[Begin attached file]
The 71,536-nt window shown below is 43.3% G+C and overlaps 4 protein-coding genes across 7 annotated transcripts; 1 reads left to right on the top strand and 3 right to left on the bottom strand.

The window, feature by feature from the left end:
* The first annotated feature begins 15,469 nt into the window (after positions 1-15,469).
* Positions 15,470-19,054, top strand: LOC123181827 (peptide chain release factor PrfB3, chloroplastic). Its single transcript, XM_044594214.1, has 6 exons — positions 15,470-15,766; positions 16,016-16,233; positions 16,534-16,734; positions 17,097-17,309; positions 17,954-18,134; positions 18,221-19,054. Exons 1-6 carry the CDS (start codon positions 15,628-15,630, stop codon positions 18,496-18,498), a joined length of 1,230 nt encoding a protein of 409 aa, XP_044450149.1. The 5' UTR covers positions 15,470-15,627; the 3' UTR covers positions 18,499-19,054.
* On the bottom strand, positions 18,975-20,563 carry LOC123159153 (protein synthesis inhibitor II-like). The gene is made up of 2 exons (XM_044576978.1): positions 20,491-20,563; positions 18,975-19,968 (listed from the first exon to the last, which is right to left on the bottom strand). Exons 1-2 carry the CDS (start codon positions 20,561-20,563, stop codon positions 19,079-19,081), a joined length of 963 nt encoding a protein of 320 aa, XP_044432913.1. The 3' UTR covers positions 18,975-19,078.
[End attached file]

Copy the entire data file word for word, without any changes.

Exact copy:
The 71,536-nt window shown below is 43.3% G+C and overlaps 4 protein-coding genes across 7 annotated transcripts; 1 reads left to right on the top strand and 3 right to left on the bottom strand.

The window, feature by feature from the left end:
* The first annotated feature begins 15,469 nt into the window (after positions 1-15,469).
* Positions 15,470-19,054, top strand: LOC123181827 (peptide chain release factor PrfB3, chloroplastic). Its single transcript, XM_044594214.1, has 6 exons — positions 15,470-15,766; positions 16,016-16,233; positions 16,534-16,734; positions 17,097-17,309; positions 17,954-18,134; positions 18,221-19,054. Exons 1-6 carry the CDS (start codon positions 15,628-15,630, stop codon positions 18,496-18,498), a joined length of 1,230 nt encoding a protein of 409 aa, XP_044450149.1. The 5' UTR covers positions 15,470-15,627; the 3' UTR covers positions 18,499-19,054.
* On the bottom strand, positions 18,975-20,563 carry LOC123159153 (protein synthesis inhibitor II-like). The gene is made up of 2 exons (XM_044576978.1): positions 20,491-20,563; positions 18,975-19,968 (listed from the first exon to the last, which is right to left on the bottom strand). Exons 1-2 carry the CDS (start codon positions 20,561-20,563, stop codon positions 19,079-19,081), a joined length of 963 nt encoding a protein of 320 aa, XP_044432913.1. The 3' UTR covers positions 18,975-19,078.